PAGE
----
It’s that time of year where it’s cold out and all you want to do is stay indoors eating comfort foods and drinking some wine. Which is why the annual Time Out New York’s Grilled Cheese Meltdown, which took place on Sunday, November 13, at Hotel Eventi’s Second Floor, was such a success. A grilled cheese sandwich is one of those nostalgic snacks that takes us to a warm and fuzzy place every time, and it’s especially an effective remedy for beating the winter blues. Guests eagerly queued up for the different grilled sandwich stands on the floor, with cups of Jam Jar sweet wine and bottles of beer in tow, not caring even when the lines snaked its way across the room.Read More
Houseman is a neighborhood restaurant in the truest sense. It’s located a bit out of the way in the weird area known as South Village, too west to be Soho, too south to be West Village, and not quite Tribeca. It’s a pretty hard sell to get people out here, which means that Houseman is mostly frequented by locals. I saw so many real families, like actual extended families including grandparents and pre-teens, sitting around me, which is rare in downtown. I have to say I did rather like that homey community vibe.
The food is seasonally-driven American with a twist. The chef Ned Baldwin is a veteran of Prune whose cooking is “strongly influenced by classic French and Italian and British cuisine, his Seattle grandmother’s jicama crudite plate, his wife’s grandmother’s holiday brisket, and just about everything he’s ever eaten in Chinatown.” And indeed, there’s a lot going on in these dishes, with a strong tendency towards the pickled and the salted. When done in moderation, like the wilted fall greens, it was an effective way of brightening up the palate, but when done in excess, like the strange, overly brined roasted squash appetizer, it was time to pucker up and move on.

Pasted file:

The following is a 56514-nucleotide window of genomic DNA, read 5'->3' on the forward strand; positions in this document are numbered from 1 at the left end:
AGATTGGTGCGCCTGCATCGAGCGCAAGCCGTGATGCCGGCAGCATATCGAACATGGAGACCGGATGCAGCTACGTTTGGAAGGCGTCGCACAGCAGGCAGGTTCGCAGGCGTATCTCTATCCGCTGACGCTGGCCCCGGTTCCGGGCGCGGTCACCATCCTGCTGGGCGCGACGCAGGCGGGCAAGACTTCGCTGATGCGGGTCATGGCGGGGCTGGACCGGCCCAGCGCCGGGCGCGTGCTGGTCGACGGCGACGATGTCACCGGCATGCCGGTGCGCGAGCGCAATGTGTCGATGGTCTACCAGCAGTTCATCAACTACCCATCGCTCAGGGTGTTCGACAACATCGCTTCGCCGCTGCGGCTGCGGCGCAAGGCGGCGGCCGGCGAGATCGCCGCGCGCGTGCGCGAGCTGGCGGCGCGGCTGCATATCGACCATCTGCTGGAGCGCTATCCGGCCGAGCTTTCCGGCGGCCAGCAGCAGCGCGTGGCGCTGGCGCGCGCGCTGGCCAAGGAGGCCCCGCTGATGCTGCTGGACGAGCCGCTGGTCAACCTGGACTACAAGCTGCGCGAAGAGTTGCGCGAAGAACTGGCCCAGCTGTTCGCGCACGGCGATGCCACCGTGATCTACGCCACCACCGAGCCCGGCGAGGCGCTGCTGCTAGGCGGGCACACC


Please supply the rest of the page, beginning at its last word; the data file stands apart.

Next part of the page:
I did enjoy the roasted half chicken, which had the requisite crispy skin and the tender meat underneath, and the stewed favas were an interesting twist on pureed potatoes, starchy and creamy with a bit of a nutty flavor profile. The golden batter-fried haddock was cooked well and avoided being too thick and greasy, symptoms that so many fried fish suffer from, but something about the dish lacked cohesion. On a different, juicier protein, perhaps the spicy salted cabbage and the fermented mango could have had some sway, but on the haddock, they seemed like forced attempts to make a mild fish more interesting.
New World American cuisine is something that’s been done so many times, so you better be at the top of your game if you want to stand out. Houseman’s cooking is certainly distinctive, but unfortunately, it’s not always for the right reasons. When it does get it right, it’s not compelling enough to make the walk over to the no man’s land that is South Village. I could just as easily get a solid chicken at Market Table or Balaboosta. But for those in the area, it’ll have to do.
Houseman 508 Greenwich St (between Spring and Canal)
New York, NY 10013 (212) 641-0654